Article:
Vermont anglers have something new to smile about. Strong spawning runs of landlocked Atlantic salmon from Lake Champlain have been returning to the Winooski River in the fall. The runs are monitored annually at the Winooski River fish lift, the main feature of a trap and truck fish passage project built into the Winooski One hydroelectric facility above the Salmon Hole in Winooski. The last few years have seen the highest numbers of salmon in the fish lift since the facility opened in 1993. Biologists are hoping that trend continues this fall.
“I think we’ve really turned the corner in Lake Champlain salmon restoration,” said Nick Staats, a U.S. Fish and Wildlife Service fishery biologist who is monitoring the salmon run in cooperation with the Vermont Fish and Wildlife Department. “In the last few years not only has the number of returning salmon increased but the size of these salmon has also increased. Just last week we handled a 32-inch, 14-pound male salmon, which would be a new state record.”
“Burlington Electric is proud to be part of the salmon restoration program in Lake Champlain,” said Neale Lunderville, Interim General Manager of Burlington Electric Department (BED), which recently purchased the hydroelectric station from the Winooski One Partnership. “Helping the salmon population grow and thrive in the lake is a rewarding part of our ongoing environmental mission at BED.”
“Winooski One and Green Mountain Power have been excellent partners in the fish passage program,” Staats added. “I look forward to working with Burlington Electric.”
More salmon means more fishing opportunities for the public as well. Salmon captured at Winooski One will be transported and released above the dam on the Winooski River. Salmon will have access to the upper Winooski and its tributaries from the Essex 19 dam, near the five-corners in Essex Junction, upstream 23 miles to the Bolton Dam. Anglers are allowed a daily limit of 2 salmon with a minimum length of 15 inches. Steelhead rainbow trout captured at the fish lift will be released between the Winooski One and Essex 19 dams.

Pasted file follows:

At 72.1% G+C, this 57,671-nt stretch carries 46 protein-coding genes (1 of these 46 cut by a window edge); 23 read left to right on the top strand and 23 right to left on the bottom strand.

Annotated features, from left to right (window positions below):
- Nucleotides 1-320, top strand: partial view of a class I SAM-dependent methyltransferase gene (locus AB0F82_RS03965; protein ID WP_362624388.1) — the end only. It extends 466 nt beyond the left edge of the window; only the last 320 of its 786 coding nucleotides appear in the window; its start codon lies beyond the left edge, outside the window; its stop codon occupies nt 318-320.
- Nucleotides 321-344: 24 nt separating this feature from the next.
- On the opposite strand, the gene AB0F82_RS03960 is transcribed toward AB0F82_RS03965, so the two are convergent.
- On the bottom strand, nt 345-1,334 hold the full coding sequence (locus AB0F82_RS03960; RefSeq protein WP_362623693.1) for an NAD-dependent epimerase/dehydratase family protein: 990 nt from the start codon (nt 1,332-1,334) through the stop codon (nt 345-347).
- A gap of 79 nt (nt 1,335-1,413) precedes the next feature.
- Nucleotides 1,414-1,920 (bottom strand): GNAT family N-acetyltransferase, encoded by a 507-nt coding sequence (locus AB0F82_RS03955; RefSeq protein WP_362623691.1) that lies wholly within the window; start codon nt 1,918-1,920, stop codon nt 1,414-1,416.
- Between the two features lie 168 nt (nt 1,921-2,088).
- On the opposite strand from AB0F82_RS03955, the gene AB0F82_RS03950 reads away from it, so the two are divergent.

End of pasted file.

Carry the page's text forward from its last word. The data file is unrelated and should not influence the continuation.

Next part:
The increasing salmon returns are testament to the cooperative efforts of the Vermont Fish & Wildlife Department, New York Department of Environmental Conservation, and U.S. Fish and Wildlife Service to restore this native fish to Lake Champlain. Aggressive sea lamprey control and ongoing stocking efforts are central to the success of the restoration program.
“We’ve had dramatic declines in sea lamprey wounding rates over the past several years, which are resulting in improved survival and growth of salmon and trout stocked in Lake Champlain,” said Brian Chipman, a Vermont Fish & Wildlife Department fisheries biologist. “Anglers have been reporting excellent salmon fishing in the lake, and those fishing opportunities will be extended up the Winooski River.”